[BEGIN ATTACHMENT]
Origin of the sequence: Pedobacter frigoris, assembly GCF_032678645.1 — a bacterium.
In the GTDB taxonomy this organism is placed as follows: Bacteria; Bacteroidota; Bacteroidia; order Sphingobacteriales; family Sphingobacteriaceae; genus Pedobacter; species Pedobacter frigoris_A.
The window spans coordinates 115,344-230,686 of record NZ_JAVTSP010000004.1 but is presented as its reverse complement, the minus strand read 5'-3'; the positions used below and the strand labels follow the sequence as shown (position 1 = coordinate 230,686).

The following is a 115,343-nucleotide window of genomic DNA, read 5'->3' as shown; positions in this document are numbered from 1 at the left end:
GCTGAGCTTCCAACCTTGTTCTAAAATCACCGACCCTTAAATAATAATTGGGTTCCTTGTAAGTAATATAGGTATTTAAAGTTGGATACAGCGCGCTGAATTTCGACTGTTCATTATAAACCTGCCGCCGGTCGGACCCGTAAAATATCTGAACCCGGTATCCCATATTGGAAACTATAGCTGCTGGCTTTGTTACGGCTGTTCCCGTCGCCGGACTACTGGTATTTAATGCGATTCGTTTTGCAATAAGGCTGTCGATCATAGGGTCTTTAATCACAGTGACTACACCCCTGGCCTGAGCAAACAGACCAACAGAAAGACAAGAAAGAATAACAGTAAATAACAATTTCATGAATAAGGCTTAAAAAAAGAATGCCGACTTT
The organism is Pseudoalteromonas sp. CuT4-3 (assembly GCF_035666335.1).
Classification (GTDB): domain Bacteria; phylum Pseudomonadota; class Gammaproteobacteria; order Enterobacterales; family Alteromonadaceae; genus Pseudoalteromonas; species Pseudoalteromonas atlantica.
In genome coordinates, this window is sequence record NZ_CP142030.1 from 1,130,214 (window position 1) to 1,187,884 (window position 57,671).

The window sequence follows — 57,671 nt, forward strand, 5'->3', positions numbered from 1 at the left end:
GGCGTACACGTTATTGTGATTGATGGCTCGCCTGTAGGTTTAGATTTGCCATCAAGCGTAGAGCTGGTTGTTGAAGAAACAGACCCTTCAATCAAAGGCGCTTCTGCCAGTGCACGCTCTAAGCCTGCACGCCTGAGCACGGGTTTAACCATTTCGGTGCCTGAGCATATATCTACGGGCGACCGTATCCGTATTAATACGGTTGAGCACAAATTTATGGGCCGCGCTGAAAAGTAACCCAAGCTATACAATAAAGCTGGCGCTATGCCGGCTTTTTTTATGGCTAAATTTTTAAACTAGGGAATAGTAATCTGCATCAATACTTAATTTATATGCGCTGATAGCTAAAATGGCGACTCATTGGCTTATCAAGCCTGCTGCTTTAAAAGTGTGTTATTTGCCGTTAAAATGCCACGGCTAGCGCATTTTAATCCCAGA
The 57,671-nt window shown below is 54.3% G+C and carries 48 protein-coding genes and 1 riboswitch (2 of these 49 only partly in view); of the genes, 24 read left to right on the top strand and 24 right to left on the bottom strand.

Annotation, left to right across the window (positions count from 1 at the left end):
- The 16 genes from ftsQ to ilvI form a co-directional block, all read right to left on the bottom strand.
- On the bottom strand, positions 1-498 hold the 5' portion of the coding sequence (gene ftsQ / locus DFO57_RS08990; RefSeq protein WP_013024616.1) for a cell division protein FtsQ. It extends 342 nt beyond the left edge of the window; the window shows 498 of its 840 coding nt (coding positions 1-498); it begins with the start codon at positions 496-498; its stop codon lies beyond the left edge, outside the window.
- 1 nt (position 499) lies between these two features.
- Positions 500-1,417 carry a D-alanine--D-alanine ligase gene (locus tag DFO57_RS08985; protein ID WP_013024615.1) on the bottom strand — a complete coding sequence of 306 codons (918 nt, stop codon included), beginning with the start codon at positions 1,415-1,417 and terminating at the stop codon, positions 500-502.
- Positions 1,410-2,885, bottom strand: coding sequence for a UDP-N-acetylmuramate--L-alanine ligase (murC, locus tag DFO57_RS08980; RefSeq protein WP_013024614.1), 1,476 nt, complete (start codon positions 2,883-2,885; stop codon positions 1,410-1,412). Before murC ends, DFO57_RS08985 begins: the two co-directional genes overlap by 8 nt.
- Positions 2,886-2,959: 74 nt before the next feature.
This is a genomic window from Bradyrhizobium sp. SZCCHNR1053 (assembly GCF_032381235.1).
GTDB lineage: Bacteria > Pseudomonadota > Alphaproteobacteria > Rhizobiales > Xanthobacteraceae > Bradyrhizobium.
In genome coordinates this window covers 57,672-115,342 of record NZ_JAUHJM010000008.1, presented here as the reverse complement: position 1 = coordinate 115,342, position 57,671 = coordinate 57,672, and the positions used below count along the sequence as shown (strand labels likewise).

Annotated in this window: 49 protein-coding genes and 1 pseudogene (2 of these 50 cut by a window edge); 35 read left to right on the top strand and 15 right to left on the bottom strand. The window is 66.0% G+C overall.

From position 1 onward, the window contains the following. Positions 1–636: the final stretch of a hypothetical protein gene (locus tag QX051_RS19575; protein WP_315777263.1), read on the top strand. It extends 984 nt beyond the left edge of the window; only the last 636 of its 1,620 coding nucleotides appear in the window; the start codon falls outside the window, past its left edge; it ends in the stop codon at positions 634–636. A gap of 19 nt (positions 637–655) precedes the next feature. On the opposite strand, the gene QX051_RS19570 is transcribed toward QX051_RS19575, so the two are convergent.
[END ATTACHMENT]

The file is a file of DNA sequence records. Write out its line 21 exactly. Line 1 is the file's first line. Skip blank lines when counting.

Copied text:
In genome coordinates this window covers 57,672-115,342 of record NZ_JAUHJM010000008.1, presented here as the reverse complement: position 1 = coordinate 115,342, position 57,671 = coordinate 57,672, and the positions used below count along the sequence as shown (strand labels likewise).